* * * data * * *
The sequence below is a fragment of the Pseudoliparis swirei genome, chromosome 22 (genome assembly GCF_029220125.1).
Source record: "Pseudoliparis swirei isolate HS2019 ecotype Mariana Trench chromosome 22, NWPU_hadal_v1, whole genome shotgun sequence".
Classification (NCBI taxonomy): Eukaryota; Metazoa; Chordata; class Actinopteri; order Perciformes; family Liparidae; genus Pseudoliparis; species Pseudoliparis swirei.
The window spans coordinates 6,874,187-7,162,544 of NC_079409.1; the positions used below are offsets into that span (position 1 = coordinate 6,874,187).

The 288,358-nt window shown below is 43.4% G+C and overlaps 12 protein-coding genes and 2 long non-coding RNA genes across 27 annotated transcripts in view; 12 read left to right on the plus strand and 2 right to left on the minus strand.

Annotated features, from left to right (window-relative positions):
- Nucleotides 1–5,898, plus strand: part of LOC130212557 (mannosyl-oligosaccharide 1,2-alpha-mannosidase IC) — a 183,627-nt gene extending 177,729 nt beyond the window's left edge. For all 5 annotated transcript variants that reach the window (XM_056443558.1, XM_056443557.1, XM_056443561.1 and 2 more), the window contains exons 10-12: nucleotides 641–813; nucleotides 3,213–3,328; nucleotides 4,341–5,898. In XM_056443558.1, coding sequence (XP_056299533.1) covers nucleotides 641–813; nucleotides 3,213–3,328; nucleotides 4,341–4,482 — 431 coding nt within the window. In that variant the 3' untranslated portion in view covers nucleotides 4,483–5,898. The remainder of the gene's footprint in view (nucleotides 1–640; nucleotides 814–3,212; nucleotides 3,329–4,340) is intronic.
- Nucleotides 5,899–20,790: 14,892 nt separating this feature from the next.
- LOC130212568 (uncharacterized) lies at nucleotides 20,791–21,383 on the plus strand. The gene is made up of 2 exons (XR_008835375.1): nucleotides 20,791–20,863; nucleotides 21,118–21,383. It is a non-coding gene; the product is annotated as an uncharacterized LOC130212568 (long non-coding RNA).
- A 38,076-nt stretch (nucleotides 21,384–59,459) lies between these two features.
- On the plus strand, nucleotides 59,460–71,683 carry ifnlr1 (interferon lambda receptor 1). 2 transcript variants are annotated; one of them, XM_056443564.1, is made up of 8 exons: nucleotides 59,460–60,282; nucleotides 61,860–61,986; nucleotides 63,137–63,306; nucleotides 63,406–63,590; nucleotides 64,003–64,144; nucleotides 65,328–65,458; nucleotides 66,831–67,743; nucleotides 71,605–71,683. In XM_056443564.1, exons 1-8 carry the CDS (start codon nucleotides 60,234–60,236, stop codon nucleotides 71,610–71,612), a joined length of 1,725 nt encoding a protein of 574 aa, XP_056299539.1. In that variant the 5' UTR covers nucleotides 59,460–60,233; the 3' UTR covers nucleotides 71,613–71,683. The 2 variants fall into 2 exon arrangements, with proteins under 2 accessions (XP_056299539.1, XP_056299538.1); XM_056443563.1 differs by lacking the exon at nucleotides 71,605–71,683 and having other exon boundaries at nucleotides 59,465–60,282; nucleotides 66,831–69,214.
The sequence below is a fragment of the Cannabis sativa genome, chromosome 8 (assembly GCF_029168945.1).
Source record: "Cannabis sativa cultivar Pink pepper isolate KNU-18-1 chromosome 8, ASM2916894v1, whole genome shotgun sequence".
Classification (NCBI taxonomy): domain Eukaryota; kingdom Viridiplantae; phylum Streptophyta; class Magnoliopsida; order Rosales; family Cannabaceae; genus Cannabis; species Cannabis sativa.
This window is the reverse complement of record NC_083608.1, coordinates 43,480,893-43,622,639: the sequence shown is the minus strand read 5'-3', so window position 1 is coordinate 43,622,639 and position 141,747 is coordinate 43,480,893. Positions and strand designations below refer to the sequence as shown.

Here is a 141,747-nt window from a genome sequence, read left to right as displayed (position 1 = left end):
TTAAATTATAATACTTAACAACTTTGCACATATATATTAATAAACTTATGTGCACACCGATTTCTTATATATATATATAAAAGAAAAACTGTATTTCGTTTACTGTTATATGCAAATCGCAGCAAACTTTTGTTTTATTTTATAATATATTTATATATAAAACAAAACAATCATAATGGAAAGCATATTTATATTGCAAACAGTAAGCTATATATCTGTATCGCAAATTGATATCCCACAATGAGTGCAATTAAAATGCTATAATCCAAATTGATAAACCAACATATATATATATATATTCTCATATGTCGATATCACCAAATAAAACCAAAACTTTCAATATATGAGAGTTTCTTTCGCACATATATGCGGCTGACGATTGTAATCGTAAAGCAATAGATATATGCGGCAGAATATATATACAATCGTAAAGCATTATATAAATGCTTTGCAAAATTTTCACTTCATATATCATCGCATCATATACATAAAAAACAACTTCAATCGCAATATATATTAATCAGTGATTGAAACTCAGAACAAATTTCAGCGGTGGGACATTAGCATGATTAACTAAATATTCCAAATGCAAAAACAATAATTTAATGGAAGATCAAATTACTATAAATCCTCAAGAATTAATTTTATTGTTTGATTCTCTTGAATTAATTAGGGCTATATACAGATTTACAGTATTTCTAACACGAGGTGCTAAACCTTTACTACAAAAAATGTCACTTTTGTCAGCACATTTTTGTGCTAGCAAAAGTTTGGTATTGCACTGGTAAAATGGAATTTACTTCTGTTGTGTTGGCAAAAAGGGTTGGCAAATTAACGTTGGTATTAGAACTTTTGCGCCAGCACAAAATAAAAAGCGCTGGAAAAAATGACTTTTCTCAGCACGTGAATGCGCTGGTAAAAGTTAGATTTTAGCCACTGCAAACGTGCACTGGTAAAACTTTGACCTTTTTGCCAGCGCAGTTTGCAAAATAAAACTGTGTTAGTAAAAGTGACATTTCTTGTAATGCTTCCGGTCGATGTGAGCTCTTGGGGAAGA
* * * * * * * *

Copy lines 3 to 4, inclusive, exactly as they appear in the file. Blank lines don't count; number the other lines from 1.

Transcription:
Classification (NCBI taxonomy): Eukaryota; Metazoa; Chordata; class Actinopteri; order Perciformes; family Liparidae; genus Pseudoliparis; species Pseudoliparis swirei.
The window spans coordinates 6,874,187-7,162,544 of NC_079409.1; the positions used below are offsets into that span (position 1 = coordinate 6,874,187).